I picked up this book because I was curious to learn about Malala Yousafzai. It was wonderful to see someone my age, though at the time younger, to go through these hardships that she faced and still keep fighting for something that is so dear to her heart, and because of her struggles and her continuous efforts has changed the world for the better in so many ways. Malala Yousafzai’s tale is an encouraging tale, and I would recommend it to everyone. Malala’s story is sure to grab anyone’s attention, and it can really change a person’s perspective as well as help them make a difference in their own community.
Reviewed by Rabia kamal
Summary: A marine who is sent into combat in Afghanistan without being told the horrors of war, realizes just how bad it is to be there to experience it. As he meets his squadron he learns that he is no longer a marine but rather a “Jarhead.” They call themselves Jarheads because they are seen as soldiers with nothing but an empty jar for a head which implies that they will do anything they’re told rather than thinking for themselves. Although he was a scout sniper and should have gotten plenty of kills, he did not. He had not killed a man in combat but he has seen some things that no one should ever have to see. The book ends as he is coming home to the U.S. He comes to see his family and his friends. He goes back to where he knows as home, only to find his girlfriend with her new man. This is a memoir written by the Jarhead himself, Anthony Swofford.
Why I picked it up: I picked this book up because it looked interesting and the title was a bit peculiar so I decided that I would give it a try.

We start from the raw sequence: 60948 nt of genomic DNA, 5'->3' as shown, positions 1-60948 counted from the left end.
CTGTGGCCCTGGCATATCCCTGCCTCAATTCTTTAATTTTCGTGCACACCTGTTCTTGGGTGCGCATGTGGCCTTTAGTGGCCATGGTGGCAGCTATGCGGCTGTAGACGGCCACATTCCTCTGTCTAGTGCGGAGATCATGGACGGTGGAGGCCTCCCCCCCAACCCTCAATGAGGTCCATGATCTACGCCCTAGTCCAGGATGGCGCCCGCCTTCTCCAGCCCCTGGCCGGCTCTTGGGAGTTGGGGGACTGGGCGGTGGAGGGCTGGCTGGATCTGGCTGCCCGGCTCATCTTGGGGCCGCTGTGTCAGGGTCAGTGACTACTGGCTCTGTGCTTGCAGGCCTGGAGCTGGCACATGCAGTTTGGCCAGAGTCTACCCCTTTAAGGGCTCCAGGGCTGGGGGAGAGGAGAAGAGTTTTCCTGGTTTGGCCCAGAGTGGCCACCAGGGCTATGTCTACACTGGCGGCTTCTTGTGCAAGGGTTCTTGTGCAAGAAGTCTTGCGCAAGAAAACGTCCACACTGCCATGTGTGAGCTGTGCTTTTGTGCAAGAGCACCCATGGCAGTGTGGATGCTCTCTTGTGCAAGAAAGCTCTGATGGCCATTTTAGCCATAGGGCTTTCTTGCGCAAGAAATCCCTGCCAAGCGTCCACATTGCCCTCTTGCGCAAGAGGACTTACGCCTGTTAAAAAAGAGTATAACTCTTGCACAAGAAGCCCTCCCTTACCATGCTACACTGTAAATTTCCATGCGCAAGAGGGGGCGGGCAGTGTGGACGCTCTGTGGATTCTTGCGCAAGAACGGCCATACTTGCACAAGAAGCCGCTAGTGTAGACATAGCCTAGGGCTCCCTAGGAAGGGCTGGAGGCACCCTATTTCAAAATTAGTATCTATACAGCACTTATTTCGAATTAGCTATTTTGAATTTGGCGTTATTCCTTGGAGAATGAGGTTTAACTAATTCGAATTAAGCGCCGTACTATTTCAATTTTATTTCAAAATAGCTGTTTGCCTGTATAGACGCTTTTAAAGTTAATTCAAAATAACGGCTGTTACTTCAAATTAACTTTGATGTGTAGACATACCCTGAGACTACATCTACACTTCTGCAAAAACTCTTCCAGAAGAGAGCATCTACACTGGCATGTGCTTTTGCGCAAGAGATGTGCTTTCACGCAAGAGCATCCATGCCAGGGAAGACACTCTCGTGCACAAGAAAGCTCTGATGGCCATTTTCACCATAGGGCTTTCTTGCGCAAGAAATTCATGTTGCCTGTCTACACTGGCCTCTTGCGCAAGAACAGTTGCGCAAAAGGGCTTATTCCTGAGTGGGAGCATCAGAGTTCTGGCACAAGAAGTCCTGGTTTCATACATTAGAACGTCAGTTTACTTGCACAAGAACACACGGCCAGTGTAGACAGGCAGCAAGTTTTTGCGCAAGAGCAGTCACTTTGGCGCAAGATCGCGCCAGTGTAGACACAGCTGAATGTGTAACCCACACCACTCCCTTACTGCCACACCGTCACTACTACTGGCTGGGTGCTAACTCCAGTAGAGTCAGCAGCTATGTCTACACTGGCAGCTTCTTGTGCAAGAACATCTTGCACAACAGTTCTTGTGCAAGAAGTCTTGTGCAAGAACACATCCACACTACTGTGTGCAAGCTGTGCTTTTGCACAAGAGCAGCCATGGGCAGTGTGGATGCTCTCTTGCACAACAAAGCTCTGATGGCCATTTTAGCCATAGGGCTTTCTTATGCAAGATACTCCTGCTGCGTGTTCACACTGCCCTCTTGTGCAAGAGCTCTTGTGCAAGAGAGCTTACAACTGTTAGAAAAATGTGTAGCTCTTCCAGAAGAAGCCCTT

Why I kept reading it: I kept reading the book because it continued to pull me in with intense life and death situations as well as scenes that had shown the effect war had on the soldiers.
Who would I give it to next: I would recommend this book to anyone that is willing to read a true story about one our U.S. marines. I would only recommend this book to older and more mature viewers because of the content that resides within these pages. Besides that, I hope that anyone that picks this book up enjoys it.
Reviewed by Jacob A.
Summary: Three Cups of Tea by Greg Mortenson and David Oliver Relin illustrates a true story about the author, Greg Mortenson, and his journey to spread peace in the Middle East by building public schools for children. Mortenson firsts starts his journey by promising a nurmadhar, a chief, of a village that he would build a school for their children. This book shows the perpetual friendships Mortenson forged during his trips and demonstrates the distinctive culture and daily life style of the people in Pakistan.